Amnesty International is concerned that Mirko Graorac was convicted of war crimes by the Split County Court in 1996 in a trial which did not meet international standards and Croatian constitutional guarantees for a fair trial. The organization is further concerned that the Croatian Supreme Court did not acknowledge or consider these aspects in its decision to order a retrial. Amnesty International fears that the retrial in the Split County Court also risks being unfair and may result in a miscarriage of justice. Amnesty International urges the Croatian authorities to ensure that any retrial of Mirko Graorac allow for a remedy of the serious violations of international fair trial standards, in particular by allowing the defence to summon witnesses, challenge prosecution evidence, and otherwise to conduct a defence. As an additional measure, the organization recommends that the Croatian authorities give the International Criminal Tribunal for the former Yugoslavia an opportunity to review the investigation file and advise on whether the evidence is sufficient for prosecution in a national court, in accordance with an international agreement signed by Croatia in 1996. Amnesty International also calls on the Croatian authorities to launch a full, independent and impartial investigation into the allegations that Mirko Graorac was tortured or ill-treated during the initial stages of his detention.

Background information

Manjaca was the name given to a Bosnian Serb detention camp in Bosnia-Herzegovina in 1992 where thousands of prisoners of conscience were detained because of their nationality. They, as well as prisoners of war also detained at Manjaca, were the subject of human rights violations including deliberate and arbitrary killings, torture and ill-treatment. Manjaca is actually the name of a mountain; the camp, a converted cattle farm, was located in this mountainous area on or near a former Yugoslav National Army (JNA) base approximately 25 kilometres south of Banja Luka [3]. Although Manjaca was used as a prisoner of war camp for Croatian soldiers captured by the JNA in the second half of 1991, from April or May 1992 until December 1992 Manjaca primarily held civilians, the majority Bosniacs (Bosnian Muslims) but also some Bosnian Croats. The International Committee of the Red Cross (ICRC) regularly visited and registered prisoners in Manjaca camp from July 1992. It reported that as of mid-August 1992 there were 3,737 prisoners held there.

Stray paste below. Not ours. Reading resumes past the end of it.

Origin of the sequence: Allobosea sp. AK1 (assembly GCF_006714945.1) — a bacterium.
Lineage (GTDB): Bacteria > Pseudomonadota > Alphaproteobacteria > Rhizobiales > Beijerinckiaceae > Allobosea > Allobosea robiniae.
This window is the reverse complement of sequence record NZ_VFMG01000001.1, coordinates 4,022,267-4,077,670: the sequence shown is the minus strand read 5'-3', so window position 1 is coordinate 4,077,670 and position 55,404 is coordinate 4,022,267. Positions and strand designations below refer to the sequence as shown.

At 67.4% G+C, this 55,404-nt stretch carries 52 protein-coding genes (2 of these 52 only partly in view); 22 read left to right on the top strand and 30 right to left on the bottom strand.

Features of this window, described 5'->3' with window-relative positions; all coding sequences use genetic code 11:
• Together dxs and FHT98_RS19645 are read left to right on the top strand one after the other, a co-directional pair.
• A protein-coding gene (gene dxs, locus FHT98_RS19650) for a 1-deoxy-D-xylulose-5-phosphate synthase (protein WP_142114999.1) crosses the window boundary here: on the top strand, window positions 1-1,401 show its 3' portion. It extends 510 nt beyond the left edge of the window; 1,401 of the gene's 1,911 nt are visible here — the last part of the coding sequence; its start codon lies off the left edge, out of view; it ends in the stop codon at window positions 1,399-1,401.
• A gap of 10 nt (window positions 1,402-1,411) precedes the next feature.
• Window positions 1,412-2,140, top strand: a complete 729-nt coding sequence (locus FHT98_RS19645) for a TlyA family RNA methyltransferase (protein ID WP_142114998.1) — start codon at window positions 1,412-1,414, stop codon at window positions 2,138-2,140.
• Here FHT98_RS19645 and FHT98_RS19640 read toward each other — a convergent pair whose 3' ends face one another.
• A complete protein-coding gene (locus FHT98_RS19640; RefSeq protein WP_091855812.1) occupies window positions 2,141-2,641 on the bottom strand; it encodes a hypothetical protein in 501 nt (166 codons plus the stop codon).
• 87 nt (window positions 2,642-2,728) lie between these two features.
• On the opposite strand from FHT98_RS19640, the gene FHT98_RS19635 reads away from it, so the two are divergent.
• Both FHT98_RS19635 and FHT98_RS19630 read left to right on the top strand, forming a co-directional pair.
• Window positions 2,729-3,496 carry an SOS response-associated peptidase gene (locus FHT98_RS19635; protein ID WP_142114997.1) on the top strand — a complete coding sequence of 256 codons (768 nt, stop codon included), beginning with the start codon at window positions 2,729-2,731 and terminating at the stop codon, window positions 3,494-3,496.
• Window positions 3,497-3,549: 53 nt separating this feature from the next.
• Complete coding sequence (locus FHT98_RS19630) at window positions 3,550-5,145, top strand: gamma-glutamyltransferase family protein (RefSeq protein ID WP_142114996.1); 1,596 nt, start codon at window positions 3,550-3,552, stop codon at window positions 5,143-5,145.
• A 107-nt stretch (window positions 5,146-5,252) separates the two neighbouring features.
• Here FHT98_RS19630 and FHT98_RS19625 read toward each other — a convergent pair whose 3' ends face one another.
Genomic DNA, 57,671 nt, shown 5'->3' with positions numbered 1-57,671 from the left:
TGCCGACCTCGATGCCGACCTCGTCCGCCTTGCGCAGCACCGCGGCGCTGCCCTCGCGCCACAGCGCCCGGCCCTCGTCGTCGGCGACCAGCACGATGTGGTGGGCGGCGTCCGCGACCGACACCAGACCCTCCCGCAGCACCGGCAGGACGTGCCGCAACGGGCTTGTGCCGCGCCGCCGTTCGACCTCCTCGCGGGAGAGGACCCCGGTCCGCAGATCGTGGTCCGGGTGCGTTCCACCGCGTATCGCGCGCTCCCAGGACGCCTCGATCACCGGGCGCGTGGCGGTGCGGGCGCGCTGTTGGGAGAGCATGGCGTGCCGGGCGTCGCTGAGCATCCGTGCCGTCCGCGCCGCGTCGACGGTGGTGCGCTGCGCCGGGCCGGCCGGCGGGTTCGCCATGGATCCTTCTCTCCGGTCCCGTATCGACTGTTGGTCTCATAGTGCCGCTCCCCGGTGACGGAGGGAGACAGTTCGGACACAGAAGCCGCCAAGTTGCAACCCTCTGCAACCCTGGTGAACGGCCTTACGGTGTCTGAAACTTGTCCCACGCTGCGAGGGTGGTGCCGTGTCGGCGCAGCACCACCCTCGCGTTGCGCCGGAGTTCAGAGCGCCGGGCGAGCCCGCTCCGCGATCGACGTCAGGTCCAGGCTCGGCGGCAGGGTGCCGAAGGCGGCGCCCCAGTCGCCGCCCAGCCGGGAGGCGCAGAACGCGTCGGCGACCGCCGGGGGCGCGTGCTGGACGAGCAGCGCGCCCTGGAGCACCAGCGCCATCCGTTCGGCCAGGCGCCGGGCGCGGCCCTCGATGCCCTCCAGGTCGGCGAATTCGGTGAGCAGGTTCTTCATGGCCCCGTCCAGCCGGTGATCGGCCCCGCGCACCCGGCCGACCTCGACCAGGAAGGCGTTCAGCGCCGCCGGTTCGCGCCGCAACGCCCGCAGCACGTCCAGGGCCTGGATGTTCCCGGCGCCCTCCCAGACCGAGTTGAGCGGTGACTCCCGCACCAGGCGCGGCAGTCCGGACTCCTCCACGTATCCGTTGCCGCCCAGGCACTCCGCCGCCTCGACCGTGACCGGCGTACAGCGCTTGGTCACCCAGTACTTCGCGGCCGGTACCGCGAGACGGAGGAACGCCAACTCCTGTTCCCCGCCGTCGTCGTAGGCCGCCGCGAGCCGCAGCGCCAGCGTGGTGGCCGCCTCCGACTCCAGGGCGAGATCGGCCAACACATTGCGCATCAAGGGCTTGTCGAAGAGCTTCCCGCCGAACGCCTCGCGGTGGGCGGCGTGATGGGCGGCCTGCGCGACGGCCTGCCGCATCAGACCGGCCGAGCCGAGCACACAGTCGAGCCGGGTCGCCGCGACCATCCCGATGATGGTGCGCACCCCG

According to witnesses who were former Manjaca inmates who testified at Mirko Graorac's trial, there were two types of guards at the camp: the "external guards" patrolled the exterior of the camp (outside the barbed wire) and were responsible for securing access and preventing escape, while "internal guards" were responsible for monitoring and guarding the prisoners on the inside of the camp. At Manjaca camp, prisoners were deliberately and arbitrarily killed, tortured and ill-treated, and conditions were inhumane. Former inmates of Manjaca camp interviewed by Amnesty International in August 1992, less than three weeks after their release, still complained of health problems and were clearly in poor physical condition, allegedly as a result of beatings and poor conditions in the camp; some still bore bruises they claimed were a result of ill-treatment [4]. Amnesty International supports all efforts to bring to justice those responsible for the gross violations of fundamental human rights and humanitarian law committed at Manjaca camp. The failure to do so within international standards however, is not only a violation of the rights of any person who is unfairly convicted, it is also an injustice to the victims of the gross abuses committed at Manjaca who deserve proper justice for their suffering.